Doing so would improve social integration, enhance the contribution that migrants make, and allay public discontent over immigration.
Exclusive: Men who fled own country after threats to out them have been detained in Australia
Given the reaction of some parts of the media, one could be forgiven for assuming that Europe and the rest of the Western world has become besieged by burqa-clad women. The “fear” is now so rife that empty bus seats in Norway were mistaken for a group of women wearing the burqa.
Meanwhile, in a much derided stunt in Australia, far right leader Pauline Hanson wore a full-face covering burqa into the senate chamber. Hanson’s aim was to prohibit Muslim women from covering their faces and to get the burqa banned in the country.
To look at it, the burqa is simply a veil which covers the body and face – and yet it is also sometimes associated with oppression, terrorism, and extreme religious beliefs. Some burqas only have a mesh screen for the wearer to see through. The niqab, on the other hand, is a face veil worn with a headscarf which leaves the eyes uncovered, while the hijab is a scarf which covers the head and neck. In Europe, the term “burqa” is used to refer to women who wear robes to cover the body and face, but their eyes may be left uncovered, as seen in the main image of this article.
The Cabinet was reportedly presented with a Treasury assessment of the impact of four outcomes to the Brexit talks: no deal, a Canadian-type deal, the EEA…and the Government’s own new scheme. This itself should give pause for thought to the suggestion that, other than the EEA and no deal, there is no alternative to the plan agreed at Chequers. It is a statement of the obvious that there will be as many of the last as there are people willing to propose them.
Far more to the point, however, there was one from within the Government itself – a proposal for it to seek “Canada Plus Plus Plus”, as David Davis once referred to it. It is well known that DexEU was working on a draft of the White Paper that would outline this idea during the run-up to the Chequers meeting. We are told that it went through some nine iterations. The last ones were largely cuts for length. None of them have been made public. Until now.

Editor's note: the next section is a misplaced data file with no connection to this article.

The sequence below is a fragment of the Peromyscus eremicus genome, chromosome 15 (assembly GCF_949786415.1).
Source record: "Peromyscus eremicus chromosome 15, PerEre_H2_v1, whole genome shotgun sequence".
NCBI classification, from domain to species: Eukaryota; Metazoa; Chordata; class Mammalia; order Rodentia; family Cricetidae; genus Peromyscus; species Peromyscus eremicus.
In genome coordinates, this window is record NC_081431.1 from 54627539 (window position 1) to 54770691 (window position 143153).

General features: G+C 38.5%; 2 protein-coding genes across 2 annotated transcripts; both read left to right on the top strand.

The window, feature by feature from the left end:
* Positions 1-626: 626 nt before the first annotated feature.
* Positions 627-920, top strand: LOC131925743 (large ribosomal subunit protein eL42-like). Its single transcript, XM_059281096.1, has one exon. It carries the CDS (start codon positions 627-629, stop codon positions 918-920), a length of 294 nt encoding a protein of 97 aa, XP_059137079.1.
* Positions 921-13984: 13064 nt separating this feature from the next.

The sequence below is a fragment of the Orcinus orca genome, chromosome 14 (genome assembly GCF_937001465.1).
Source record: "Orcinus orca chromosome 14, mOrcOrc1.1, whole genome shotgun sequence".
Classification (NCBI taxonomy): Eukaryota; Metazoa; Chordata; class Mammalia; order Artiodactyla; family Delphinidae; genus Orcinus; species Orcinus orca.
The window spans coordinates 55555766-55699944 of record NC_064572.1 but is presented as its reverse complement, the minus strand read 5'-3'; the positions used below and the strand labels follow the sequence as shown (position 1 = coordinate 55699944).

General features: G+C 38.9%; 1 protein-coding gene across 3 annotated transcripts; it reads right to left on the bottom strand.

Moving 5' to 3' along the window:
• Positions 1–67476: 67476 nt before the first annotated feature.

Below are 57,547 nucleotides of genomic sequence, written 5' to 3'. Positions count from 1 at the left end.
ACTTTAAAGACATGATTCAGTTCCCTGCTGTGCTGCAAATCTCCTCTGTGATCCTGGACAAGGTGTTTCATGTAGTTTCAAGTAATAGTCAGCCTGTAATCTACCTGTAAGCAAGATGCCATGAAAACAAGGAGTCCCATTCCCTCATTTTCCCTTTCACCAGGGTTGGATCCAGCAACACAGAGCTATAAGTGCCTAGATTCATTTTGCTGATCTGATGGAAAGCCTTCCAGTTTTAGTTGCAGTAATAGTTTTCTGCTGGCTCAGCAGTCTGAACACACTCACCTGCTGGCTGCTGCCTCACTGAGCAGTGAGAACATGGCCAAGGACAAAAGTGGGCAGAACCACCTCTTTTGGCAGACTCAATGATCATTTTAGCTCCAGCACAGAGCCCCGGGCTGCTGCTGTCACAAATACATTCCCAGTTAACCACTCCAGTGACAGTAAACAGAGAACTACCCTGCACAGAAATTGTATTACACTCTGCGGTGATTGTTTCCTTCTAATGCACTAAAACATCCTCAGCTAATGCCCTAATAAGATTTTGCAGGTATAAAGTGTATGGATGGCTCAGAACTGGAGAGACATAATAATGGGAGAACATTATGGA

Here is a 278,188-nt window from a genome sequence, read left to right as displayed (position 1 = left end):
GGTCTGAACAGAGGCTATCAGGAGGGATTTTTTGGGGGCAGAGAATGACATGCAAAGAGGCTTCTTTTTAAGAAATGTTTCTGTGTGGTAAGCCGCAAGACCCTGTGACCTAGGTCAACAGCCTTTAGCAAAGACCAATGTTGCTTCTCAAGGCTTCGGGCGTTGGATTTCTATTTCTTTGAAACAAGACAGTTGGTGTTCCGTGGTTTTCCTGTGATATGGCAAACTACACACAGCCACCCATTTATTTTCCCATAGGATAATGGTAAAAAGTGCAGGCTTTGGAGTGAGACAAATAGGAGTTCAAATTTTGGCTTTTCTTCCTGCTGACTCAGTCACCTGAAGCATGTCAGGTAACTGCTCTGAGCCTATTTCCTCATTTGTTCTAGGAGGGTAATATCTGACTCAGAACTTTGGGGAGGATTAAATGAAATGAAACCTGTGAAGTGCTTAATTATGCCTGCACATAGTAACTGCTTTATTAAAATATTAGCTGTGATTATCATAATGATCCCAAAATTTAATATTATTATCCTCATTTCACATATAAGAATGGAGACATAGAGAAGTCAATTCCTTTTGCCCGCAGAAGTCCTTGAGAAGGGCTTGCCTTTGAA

Today, ConservativeHome publishes key extracts from a full draft of this White Paper. They are not from one of the briefer final versions, but they set before our readers the main pillars of DexEU’s approach, which we are told were unchanged in any of those nine drafts. As we write, we don’t have the advantage of also having seen the Government’s own White Paper, apparently to be published later, and thus the capacity to make comparisons between its text and that we publish today.
However, there will clearly be substantial overlap between the two – but, on the basis of the Government document published in the aftermath of Chequers, some key differences too. A central one is the proposed regulatory treatment of manufactured goods. In her Mansion House speech earlier this year, the Prime Minister referred in this context to “a comprehensive system of mutual recognition”. She also set out in her Florence speech last year a three-basket approach to regulation.
“There will be areas which do affect our economic relations where we and our European friends may have different goals; or where we share the same goals but want to achieve them through different means. And there will be areas where we want to achieve the same goals in the same ways, because it makes sense for our economies,” she said. This was the approach agreed at the Chequers mee
Memories are our own history and is important to ourselves and our family to record as much as we can.
I do wish I had done this, especially with regards to my own parents, for they are no longer with us and these memories are now lost for ever.
As an avid family historian, I’m a great believer in memoirs and autobiographies. If your aged family members are capable, encourage them to give you a written piece on their life experiences. If that would be too difficult, encourage them to talk about their lives — the times they laughed until their sides ached, or when sadness overtook them, in fact, to tell you about everything, including what they remember about great uncle Fred.
I know, it’s not always easy in our busy lives to find time to sit and talk but, just remember, those frail relatives will probably not be around when you finally do have the time to spend with them. I’ve lost count of the times I’ve heard those researching their family trees say they wished they’d asked the questions. Please don’t be one of them. We often only develop an interest in our roots as we…
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So true, thank you
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